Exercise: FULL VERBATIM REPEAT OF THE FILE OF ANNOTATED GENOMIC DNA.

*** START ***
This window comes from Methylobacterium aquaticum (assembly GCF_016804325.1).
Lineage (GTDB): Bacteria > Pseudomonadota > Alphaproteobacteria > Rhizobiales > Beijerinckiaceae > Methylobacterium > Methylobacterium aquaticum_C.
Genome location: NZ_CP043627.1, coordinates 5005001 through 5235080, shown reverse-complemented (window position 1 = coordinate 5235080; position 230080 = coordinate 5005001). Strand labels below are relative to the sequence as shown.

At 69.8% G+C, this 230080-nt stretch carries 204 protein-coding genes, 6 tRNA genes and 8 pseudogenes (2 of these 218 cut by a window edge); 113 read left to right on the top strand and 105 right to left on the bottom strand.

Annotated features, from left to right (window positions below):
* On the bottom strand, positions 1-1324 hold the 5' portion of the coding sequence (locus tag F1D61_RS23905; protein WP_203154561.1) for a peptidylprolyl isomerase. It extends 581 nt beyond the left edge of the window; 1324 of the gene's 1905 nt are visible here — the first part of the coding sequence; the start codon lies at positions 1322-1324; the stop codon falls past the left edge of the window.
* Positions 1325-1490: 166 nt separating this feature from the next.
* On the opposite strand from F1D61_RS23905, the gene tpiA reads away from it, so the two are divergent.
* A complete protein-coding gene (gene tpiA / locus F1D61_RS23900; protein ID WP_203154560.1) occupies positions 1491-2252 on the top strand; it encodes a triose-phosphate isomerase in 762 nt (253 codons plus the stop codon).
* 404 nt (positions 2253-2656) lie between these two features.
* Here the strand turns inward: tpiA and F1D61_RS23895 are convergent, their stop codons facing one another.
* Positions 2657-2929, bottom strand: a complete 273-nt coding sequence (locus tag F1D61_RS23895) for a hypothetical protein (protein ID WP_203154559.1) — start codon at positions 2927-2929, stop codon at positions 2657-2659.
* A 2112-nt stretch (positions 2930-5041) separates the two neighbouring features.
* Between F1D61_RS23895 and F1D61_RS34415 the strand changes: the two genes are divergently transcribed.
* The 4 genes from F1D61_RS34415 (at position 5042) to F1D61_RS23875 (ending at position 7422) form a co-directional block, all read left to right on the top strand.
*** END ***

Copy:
This window comes from Methylobacterium aquaticum (assembly GCF_016804325.1).
Lineage (GTDB): Bacteria > Pseudomonadota > Alphaproteobacteria > Rhizobiales > Beijerinckiaceae > Methylobacterium > Methylobacterium aquaticum_C.
Genome location: NZ_CP043627.1, coordinates 5005001 through 5235080, shown reverse-complemented (window position 1 = coordinate 5235080; position 230080 = coordinate 5005001). Strand labels below are relative to the sequence as shown.

At 69.8% G+C, this 230080-nt stretch carries 204 protein-coding genes, 6 tRNA genes and 8 pseudogenes (2 of these 218 cut by a window edge); 113 read left to right on the top strand and 105 right to left on the bottom strand.

Annotated features, from left to right (window positions below):
* On the bottom strand, positions 1-1324 hold the 5' portion of the coding sequence (locus tag F1D61_RS23905; protein WP_203154561.1) for a peptidylprolyl isomerase. It extends 581 nt beyond the left edge of the window; 1324 of the gene's 1905 nt are visible here — the first part of the coding sequence; the start codon lies at positions 1322-1324; the stop codon falls past the left edge of the window.
* Positions 1325-1490: 166 nt separating this feature from the next.
* On the opposite strand from F1D61_RS23905, the gene tpiA reads away from it, so the two are divergent.
* A complete protein-coding gene (gene tpiA / locus F1D61_RS23900; protein ID WP_203154560.1) occupies positions 1491-2252 on the top strand; it encodes a triose-phosphate isomerase in 762 nt (253 codons plus the stop codon).
* 404 nt (positions 2253-2656) lie between these two features.
* Here the strand turns inward: tpiA and F1D61_RS23895 are convergent, their stop codons facing one another.
* Positions 2657-2929, bottom strand: a complete 273-nt coding sequence (locus tag F1D61_RS23895) for a hypothetical protein (protein ID WP_203154559.1) — start codon at positions 2927-2929, stop codon at positions 2657-2659.
* A 2112-nt stretch (positions 2930-5041) separates the two neighbouring features.
* Between F1D61_RS23895 and F1D61_RS34415 the strand changes: the two genes are divergently transcribed.
* The 4 genes from F1D61_RS34415 (at position 5042) to F1D61_RS23875 (ending at position 7422) form a co-directional block, all read left to right on the top strand.